Franklin, Benjamin (1706–1790), an American statesman, scientist, and author. He was one of the great figures in the colonial and Revolutionary periods of American history.
Franklin was a distinguished scientist and a prominent writer. He served as a diplomatic representative of the American colonies to Great Britain and, later, of the United States to France. He gained support in Europe for the American fight for independence from Britain, and was instrumental in obtaining the assistance of France for the United States during the Revolutionary War. Franklin is the only person whose name appears on all four of the important documents associated with the founding of the United States: the Declaration of Independence, the treaty of alliance with France, the Treaty of Paris (the treaty that ended the war with Great Britain), and the Constitution.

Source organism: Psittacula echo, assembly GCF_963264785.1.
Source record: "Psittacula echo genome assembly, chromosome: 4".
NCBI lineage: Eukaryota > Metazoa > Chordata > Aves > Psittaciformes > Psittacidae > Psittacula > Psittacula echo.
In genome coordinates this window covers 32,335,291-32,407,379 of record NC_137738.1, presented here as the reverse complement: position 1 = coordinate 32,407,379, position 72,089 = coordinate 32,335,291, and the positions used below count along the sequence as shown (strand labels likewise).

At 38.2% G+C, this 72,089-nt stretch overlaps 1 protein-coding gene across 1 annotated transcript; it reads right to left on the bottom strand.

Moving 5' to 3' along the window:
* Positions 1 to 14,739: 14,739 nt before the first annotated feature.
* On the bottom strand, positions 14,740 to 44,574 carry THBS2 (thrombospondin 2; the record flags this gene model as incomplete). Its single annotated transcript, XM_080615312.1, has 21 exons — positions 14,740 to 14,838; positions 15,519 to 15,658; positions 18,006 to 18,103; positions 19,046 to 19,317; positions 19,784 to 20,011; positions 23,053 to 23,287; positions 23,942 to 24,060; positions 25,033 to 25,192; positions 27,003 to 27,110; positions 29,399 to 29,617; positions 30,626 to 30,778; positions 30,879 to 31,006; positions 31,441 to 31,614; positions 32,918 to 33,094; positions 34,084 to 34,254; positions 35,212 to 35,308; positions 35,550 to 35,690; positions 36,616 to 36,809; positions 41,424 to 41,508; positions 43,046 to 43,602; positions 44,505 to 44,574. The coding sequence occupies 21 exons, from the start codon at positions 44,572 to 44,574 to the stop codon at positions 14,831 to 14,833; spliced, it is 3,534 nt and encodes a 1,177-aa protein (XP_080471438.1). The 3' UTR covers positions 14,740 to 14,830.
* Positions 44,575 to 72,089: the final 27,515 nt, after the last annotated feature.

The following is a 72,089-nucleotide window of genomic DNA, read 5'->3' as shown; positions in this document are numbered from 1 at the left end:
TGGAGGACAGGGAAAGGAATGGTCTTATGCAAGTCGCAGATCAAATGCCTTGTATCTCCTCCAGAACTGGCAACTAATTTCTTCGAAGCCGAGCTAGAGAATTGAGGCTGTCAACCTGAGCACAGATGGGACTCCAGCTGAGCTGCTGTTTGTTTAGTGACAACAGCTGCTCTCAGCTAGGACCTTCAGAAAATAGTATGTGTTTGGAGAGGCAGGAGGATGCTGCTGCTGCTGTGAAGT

Franklin first gained international fame through his scientific achievements. He was a pioneer in the study of electricity, proving that lightning is an electrical phenomenon. He was granted honorary degrees by Harvard, Yale, Oxford, and other institutions, and was a member of several learned societies.
Franklin was also America's first famous writer. His weekly newspaper, the Pennsylvania Gazette, was widely read throughout the colonies. He also published Poor Richard's Almanack, a pamphlet that appeared each year from 1732 to 1757. It contained weather information, a piece of humorous writing by Franklin, and many everyday proverbs and jokes that he collected and rewrote to fit American life. Some articles from it were published in Europe. Franklin's only book was his Autobiography, published in part in 1791 and in complete form in 1868. The book covers the first 50 years of his life.
Few people have been as diverse as Franklin in their interests or as varied in their accomplishments. He symbolized the American character to the world and was the most eminent American of his time.